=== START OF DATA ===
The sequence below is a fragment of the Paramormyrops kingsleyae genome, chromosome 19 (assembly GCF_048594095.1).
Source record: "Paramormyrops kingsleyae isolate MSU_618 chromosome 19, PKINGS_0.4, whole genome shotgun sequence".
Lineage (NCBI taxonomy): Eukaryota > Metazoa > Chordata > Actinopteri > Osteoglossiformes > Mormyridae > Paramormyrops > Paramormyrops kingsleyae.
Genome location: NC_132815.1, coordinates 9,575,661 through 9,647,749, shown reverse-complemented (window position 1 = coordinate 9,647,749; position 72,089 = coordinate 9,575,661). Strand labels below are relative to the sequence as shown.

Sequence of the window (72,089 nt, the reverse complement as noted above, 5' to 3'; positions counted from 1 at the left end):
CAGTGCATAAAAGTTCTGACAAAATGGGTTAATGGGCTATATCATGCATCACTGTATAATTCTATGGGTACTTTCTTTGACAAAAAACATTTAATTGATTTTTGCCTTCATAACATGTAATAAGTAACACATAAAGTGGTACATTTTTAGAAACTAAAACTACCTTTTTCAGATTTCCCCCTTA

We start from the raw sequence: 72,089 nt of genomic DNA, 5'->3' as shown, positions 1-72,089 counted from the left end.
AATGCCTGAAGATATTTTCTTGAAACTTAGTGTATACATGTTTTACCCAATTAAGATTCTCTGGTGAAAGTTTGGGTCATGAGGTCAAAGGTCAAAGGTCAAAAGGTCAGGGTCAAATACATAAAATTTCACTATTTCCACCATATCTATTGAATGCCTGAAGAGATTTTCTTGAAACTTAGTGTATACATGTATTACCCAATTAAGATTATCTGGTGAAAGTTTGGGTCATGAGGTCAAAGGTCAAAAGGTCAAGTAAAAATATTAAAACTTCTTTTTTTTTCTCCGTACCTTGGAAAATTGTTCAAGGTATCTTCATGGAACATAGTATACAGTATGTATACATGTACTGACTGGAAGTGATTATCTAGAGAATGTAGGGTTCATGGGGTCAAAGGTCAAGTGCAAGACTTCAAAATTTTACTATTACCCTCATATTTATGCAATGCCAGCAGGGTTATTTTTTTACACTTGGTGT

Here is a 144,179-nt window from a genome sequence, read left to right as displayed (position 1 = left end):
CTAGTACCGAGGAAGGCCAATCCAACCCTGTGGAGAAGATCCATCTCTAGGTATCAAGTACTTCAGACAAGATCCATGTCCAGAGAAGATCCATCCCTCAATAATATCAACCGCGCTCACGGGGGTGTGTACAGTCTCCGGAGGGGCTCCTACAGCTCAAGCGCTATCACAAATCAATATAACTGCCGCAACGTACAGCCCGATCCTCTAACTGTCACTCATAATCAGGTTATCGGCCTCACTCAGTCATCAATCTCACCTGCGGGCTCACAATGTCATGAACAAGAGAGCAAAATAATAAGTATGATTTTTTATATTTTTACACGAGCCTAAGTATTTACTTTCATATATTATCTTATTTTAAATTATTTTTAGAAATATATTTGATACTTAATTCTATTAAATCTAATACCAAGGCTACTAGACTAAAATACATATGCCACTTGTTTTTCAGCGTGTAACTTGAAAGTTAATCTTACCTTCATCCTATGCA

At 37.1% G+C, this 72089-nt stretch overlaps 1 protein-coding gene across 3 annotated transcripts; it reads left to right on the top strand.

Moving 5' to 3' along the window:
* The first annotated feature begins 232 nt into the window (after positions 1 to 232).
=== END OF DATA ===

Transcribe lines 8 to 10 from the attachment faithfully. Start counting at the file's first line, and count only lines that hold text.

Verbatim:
AATGCCTGAAGATATTTTCTTGAAACTTAGTGTATACATGTTTTACCCAATTAAGATTCTCTGGTGAAAGTTTGGGTCATGAGGTCAAAGGTCAAAGGTCAAAAGGTCAGGGTCAAATACATAAAATTTCACTATTTCCACCATATCTATTGAATGCCTGAAGAGATTTTCTTGAAACTTAGTGTATACATGTATTACCCAATTAAGATTATCTGGTGAAAGTTTGGGTCATGAGGTCAAAGGTCAAAAGGTCAAGTAAAAATATTAAAACTTCTTTTTTTTTCTCCGTACCTTGGAAAATTGTTCAAGGTATCTTCATGGAACATAGTATACAGTATGTATACATGTACTGACTGGAAGTGATTATCTAGAGAATGTAGGGTTCATGGGGTCAAAGGTCAAGTGCAAGACTTCAAAATTTTACTATTACCCTCATATTTATGCAATGCCAGCAGGGTTATTTTTTTACACTTGGTGT

Here is a 144,179-nt window from a genome sequence, read left to right as displayed (position 1 = left end):
CTAGTACCGAGGAAGGCCAATCCAACCCTGTGGAGAAGATCCATCTCTAGGTATCAAGTACTTCAGACAAGATCCATGTCCAGAGAAGATCCATCCCTCAATAATATCAACCGCGCTCACGGGGGTGTGTACAGTCTCCGGAGGGGCTCCTACAGCTCAAGCGCTATCACAAATCAATATAACTGCCGCAACGTACAGCCCGATCCTCTAACTGTCACTCATAATCAGGTTATCGGCCTCACTCAGTCATCAATCTCACCTGCGGGCTCACAATGTCATGAACAAGAGAGCAAAATAATAAGTATGATTTTTTATATTTTTACACGAGCCTAAGTATTTACTTTCATATATTATCTTATTTTAAATTATTTTTAGAAATATATTTGATACTTAATTCTATTAAATCTAATACCAAGGCTACTAGACTAAAATACATATGCCACTTGTTTTTCAGCGTGTAACTTGAAAGTTAATCTTACCTTCATCCTATGCA